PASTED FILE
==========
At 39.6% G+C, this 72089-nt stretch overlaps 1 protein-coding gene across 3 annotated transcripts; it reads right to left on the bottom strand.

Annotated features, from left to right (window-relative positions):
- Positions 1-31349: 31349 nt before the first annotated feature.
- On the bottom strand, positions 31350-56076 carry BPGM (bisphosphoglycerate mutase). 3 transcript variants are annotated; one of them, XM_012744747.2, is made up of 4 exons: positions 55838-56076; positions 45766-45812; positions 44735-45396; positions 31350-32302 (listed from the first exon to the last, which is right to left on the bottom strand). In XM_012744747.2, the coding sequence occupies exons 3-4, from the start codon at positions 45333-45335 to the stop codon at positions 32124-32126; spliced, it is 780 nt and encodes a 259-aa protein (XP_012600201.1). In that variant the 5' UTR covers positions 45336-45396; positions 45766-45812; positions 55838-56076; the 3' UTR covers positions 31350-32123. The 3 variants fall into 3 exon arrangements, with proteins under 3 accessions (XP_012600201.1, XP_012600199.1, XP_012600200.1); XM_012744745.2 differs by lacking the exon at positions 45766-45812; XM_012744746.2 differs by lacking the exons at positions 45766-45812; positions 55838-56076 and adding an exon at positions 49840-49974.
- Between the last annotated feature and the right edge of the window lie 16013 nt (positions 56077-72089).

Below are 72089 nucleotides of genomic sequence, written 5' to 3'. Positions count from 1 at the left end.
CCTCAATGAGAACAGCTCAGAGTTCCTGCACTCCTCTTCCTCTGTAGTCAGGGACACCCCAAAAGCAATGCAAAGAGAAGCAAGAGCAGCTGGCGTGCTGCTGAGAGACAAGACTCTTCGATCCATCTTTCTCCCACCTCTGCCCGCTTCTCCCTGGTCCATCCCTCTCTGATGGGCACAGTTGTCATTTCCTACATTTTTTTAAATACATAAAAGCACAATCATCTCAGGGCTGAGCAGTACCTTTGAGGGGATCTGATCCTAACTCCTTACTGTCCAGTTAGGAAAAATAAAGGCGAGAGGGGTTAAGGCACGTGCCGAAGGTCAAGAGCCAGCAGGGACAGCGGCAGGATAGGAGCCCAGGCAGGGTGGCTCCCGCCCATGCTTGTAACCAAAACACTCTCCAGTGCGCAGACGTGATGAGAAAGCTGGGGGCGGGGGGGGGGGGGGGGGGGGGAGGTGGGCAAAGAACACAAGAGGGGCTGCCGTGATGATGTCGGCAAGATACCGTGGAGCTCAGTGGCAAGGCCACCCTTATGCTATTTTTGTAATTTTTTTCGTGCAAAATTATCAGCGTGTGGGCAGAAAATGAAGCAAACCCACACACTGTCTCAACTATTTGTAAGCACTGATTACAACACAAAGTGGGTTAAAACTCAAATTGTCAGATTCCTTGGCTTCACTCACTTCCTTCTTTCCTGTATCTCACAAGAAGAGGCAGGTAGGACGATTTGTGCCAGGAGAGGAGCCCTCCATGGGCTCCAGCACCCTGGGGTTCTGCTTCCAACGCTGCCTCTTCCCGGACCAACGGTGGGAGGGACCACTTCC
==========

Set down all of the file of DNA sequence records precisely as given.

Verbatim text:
At 39.6% G+C, this 72089-nt stretch overlaps 1 protein-coding gene across 3 annotated transcripts; it reads right to left on the bottom strand.

Annotated features, from left to right (window-relative positions):
- Positions 1-31349: 31349 nt before the first annotated feature.
- On the bottom strand, positions 31350-56076 carry BPGM (bisphosphoglycerate mutase). 3 transcript variants are annotated; one of them, XM_012744747.2, is made up of 4 exons: positions 55838-56076; positions 45766-45812; positions 44735-45396; positions 31350-32302 (listed from the first exon to the last, which is right to left on the bottom strand). In XM_012744747.2, the coding sequence occupies exons 3-4, from the start codon at positions 45333-45335 to the stop codon at positions 32124-32126; spliced, it is 780 nt and encodes a 259-aa protein (XP_012600201.1). In that variant the 5' UTR covers positions 45336-45396; positions 45766-45812; positions 55838-56076; the 3' UTR covers positions 31350-32123. The 3 variants fall into 3 exon arrangements, with proteins under 3 accessions (XP_012600201.1, XP_012600199.1, XP_012600200.1); XM_012744745.2 differs by lacking the exon at positions 45766-45812; XM_012744746.2 differs by lacking the exons at positions 45766-45812; positions 55838-56076 and adding an exon at positions 49840-49974.
- Between the last annotated feature and the right edge of the window lie 16013 nt (positions 56077-72089).

Below are 72089 nucleotides of genomic sequence, written 5' to 3'. Positions count from 1 at the left end.
CCTCAATGAGAACAGCTCAGAGTTCCTGCACTCCTCTTCCTCTGTAGTCAGGGACACCCCAAAAGCAATGCAAAGAGAAGCAAGAGCAGCTGGCGTGCTGCTGAGAGACAAGACTCTTCGATCCATCTTTCTCCCACCTCTGCCCGCTTCTCCCTGGTCCATCCCTCTCTGATGGGCACAGTTGTCATTTCCTACATTTTTTTAAATACATAAAAGCACAATCATCTCAGGGCTGAGCAGTACCTTTGAGGGGATCTGATCCTAACTCCTTACTGTCCAGTTAGGAAAAATAAAGGCGAGAGGGGTTAAGGCACGTGCCGAAGGTCAAGAGCCAGCAGGGACAGCGGCAGGATAGGAGCCCAGGCAGGGTGGCTCCCGCCCATGCTTGTAACCAAAACACTCTCCAGTGCGCAGACGTGATGAGAAAGCTGGGGGCGGGGGGGGGGGGGGGGGGGGGAGGTGGGCAAAGAACACAAGAGGGGCTGCCGTGATGATGTCGGCAAGATACCGTGGAGCTCAGTGGCAAGGCCACCCTTATGCTATTTTTGTAATTTTTTTCGTGCAAAATTATCAGCGTGTGGGCAGAAAATGAAGCAAACCCACACACTGTCTCAACTATTTGTAAGCACTGATTACAACACAAAGTGGGTTAAAACTCAAATTGTCAGATTCCTTGGCTTCACTCACTTCCTTCTTTCCTGTATCTCACAAGAAGAGGCAGGTAGGACGATTTGTGCCAGGAGAGGAGCCCTCCATGGGCTCCAGCACCCTGGGGTTCTGCTTCCAACGCTGCCTCTTCCCGGACCAACGGTGGGAGGGACCACTTCC